Distinguished writer N. Scott Momaday is the featured speaker for the fourth annual Rudolfo and Patricia Anaya Lecture on the Literature of the Southwest, on Thursday, Sept. 26 at 7 p.m. in the University of New Mexico Student Union Building ballroom. The lecture is free and open to the public, with a reception to follow.

Momaday is one of the most distinguished writers of our time. His first novel, House Made of Dawn was awarded the Pulitzer Prize in 1969, an event that brought new visibility to American Indian literature and literature of the Southwest, a landscape that has inflected his fiction, poetry and paintings for decades. Born in Oklahoma of Kiowa ancestry, he lived throughout the Southwest as a child as his parents taught at Indian schools on Navajo, Apache and Pueblo lands. He earned a B.A. from UNM in 1958 and then taught for a year at the Jicarilla Apache Reservation before moving to Stanford University, where he earned a Ph.D. in 1963.

Momaday’s writing celebrates the power of language and the richness of oral tradition in works that invoke historical memory and often exceed the boundaries of genre. Momaday explains, “Language fascinates me. Words are endlessly mysterious to me. And I think by and large that’s good. A writer should have that sense of wonder in the presence of words.”

He has published more than 15 volumes of fiction, poetry and drama, including The Way to Rainy Mountain (1969), The Names (1976), The Ancient Child (1989), In the Presence of the Sun (1992), The Man Made of Words (1997), and Again the Far Morning: New and Selected Poems (2011). An accomplished painter in watercolor, he often illustrates his own texts.

Momaday has taught at the University of Arizona, Stanford University, the University of California-Berkeley and the University of California-Santa Barbara. He has been an invited speaker at dozens of universities and colleges across the globe, including the University of Moscow. In 1992 he received the first Lifetime Achievement Award from the Native Writers’ Circle of the Americas, and in 2007 he was awarded the National Medal of Arts. His honors also include a Guggenheim Fellowship, the Academy of American Poets prize, and the Premio Letterario Internationale “Mondello,” Italy’s highest literary award. He was a founding Trustee of the National Museum of the American Indian, served as Poet Laureate of the Oklahoma Centennial in 2007, and is a member of the Kiowa Gourd Dance Society.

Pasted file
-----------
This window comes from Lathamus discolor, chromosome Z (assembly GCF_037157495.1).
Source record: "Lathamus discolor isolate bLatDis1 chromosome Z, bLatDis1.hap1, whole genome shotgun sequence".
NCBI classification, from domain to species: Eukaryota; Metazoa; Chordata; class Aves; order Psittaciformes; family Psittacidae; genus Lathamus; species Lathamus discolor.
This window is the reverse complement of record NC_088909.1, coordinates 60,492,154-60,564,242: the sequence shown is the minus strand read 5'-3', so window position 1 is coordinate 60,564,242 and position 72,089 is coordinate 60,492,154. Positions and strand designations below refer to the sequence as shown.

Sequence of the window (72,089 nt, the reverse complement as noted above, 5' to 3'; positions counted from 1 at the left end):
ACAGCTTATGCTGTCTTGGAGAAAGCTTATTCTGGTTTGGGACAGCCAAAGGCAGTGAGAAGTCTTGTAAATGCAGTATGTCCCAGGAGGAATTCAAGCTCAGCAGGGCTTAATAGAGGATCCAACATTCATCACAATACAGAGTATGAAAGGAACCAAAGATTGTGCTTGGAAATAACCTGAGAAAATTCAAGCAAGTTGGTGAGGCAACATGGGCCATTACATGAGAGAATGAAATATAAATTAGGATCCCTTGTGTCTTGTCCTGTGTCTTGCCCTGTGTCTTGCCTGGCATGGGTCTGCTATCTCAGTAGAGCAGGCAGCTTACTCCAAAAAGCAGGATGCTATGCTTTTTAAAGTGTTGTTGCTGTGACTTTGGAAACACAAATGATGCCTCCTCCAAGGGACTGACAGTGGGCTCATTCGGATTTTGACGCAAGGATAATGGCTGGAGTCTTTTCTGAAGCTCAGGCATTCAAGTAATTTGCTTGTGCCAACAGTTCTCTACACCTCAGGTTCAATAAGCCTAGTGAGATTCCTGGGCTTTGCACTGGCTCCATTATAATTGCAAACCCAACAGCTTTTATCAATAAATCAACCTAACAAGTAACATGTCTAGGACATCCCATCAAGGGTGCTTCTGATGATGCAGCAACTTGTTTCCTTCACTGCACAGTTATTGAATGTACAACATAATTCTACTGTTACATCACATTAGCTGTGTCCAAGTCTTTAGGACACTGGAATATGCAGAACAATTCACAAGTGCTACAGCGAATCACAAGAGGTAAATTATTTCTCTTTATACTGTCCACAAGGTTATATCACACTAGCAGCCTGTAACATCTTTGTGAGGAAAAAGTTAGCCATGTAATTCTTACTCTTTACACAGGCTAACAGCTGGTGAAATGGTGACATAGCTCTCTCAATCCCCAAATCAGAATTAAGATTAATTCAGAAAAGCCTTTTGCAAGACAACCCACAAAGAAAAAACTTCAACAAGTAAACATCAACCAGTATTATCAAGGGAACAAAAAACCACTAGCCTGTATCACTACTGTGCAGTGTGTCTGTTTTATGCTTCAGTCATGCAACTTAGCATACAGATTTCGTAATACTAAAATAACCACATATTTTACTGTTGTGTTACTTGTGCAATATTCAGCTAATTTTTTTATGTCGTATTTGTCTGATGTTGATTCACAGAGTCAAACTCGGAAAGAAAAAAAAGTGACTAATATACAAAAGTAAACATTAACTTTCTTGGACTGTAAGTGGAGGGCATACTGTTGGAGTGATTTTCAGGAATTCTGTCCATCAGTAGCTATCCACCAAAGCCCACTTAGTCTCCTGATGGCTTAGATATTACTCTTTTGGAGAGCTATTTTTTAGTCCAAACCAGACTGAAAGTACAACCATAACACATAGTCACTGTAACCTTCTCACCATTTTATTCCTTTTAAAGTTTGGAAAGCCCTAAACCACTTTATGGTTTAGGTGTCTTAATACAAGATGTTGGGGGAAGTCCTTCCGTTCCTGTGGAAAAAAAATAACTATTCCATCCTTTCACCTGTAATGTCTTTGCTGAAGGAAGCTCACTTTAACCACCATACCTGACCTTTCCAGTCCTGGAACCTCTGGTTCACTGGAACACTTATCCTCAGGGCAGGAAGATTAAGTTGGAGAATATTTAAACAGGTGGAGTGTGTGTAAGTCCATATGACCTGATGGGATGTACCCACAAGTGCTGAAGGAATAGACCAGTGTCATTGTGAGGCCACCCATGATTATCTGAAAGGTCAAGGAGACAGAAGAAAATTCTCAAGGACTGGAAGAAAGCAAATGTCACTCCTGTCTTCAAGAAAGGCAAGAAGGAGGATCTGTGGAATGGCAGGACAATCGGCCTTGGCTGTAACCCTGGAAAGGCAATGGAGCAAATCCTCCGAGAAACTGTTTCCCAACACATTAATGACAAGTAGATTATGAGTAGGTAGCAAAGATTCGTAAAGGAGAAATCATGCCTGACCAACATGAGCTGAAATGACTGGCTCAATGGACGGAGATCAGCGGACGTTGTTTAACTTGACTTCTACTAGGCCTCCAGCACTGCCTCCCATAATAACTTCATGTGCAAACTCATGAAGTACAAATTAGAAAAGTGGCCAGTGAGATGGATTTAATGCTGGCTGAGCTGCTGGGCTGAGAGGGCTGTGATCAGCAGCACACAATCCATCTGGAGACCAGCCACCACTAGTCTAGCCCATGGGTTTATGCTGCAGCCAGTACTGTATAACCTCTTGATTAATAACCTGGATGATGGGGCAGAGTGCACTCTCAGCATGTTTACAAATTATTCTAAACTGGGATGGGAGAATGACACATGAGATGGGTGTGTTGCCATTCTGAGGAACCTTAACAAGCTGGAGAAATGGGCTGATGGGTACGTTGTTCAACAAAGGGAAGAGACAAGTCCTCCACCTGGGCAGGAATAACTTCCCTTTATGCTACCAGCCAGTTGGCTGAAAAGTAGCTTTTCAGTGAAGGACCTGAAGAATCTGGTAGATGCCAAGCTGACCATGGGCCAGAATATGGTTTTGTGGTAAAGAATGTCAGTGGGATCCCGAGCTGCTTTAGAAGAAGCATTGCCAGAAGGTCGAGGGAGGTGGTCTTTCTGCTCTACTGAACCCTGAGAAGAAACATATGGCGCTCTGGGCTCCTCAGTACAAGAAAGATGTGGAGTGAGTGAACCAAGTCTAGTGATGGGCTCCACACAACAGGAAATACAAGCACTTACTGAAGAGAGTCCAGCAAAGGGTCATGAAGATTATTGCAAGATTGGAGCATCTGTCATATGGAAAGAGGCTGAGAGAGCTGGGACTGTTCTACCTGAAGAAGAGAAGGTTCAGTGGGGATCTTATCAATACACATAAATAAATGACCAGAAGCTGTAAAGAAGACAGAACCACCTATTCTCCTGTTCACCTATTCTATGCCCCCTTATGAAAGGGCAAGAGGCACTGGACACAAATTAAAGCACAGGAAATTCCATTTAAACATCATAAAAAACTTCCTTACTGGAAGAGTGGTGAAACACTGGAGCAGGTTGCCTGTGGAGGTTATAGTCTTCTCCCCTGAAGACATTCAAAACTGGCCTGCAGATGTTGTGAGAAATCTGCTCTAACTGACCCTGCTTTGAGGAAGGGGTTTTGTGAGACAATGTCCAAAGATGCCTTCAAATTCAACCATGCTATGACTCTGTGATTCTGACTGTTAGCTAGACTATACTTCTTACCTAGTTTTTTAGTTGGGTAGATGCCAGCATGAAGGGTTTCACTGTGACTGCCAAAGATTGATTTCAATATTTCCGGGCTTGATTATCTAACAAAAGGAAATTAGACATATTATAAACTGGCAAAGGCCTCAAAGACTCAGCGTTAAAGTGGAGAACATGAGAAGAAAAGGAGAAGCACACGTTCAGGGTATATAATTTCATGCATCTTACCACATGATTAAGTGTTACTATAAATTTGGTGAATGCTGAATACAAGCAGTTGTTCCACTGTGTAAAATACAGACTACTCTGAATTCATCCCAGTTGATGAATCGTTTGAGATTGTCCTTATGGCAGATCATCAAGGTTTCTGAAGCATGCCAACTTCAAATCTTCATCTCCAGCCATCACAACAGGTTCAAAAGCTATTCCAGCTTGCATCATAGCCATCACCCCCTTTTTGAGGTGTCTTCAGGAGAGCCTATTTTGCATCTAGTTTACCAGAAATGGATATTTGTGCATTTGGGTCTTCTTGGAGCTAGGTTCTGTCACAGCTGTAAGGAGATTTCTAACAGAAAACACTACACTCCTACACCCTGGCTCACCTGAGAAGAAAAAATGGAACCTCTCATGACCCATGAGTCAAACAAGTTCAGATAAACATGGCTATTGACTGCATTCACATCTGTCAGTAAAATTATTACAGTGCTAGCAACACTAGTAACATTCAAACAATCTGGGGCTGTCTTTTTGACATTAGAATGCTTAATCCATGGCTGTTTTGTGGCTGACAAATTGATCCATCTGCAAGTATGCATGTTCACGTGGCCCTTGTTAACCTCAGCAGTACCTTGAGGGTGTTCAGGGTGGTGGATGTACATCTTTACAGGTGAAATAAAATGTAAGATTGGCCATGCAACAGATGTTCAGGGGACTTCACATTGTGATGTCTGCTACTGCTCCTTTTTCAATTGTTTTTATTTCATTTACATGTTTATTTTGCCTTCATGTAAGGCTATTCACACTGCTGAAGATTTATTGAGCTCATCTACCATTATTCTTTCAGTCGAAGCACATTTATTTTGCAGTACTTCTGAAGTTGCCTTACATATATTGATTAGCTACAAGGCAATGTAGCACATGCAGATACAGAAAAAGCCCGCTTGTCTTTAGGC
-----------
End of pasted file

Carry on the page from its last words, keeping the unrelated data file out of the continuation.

The UNM English Department established the annual lecture series on the literature of the Southwest in 2010 through a gift from renowned fiction writer Rudolfo Anaya and his late wife Patricia Anaya.

"The English Department cherishes the fact that Emeritus Professor Rudy Anaya was on our faculty for so many years. A founder of our distinguished Creative Writing Program, he still inspires us with his joyous approach to life, sense of humor, and eloquent articulation of Hispanic culture and the beauties of the Southwest. He has long been an internationally known man of letters, but we take pride in the fact that he began his career in our department,” English Department Professor and Chair Gail Houston said. “We feel privileged to have received his generous donation, and we are pleased to honor the distinguished N. Scott Momaday for his invaluable contributions as a writer. There is no better venue for celebrating Southwest literature than the University of New Mexico English Department. We look forward to sharing this free event with everyone at UNM and in the community.”

The annual Rudolfo and Patricia Anaya Lecture on the Literature of the Southwest features foundational figures such as Acoma Pueblo poet Simon Ortiz (2010), Las Cruces writer and playwright Denise Chávez (2011), and Taos writer John Nichols (2012). UNM co-sponsors for the event include the Center for Southwest Research, the Center for the Southwest, the Department of English Language and Literature, the Department of History, the Honors College and the Institute for American Indian Research.

For more information, contact the Anaya Lecture Committee or the UNM English Department at (505) 277-6347.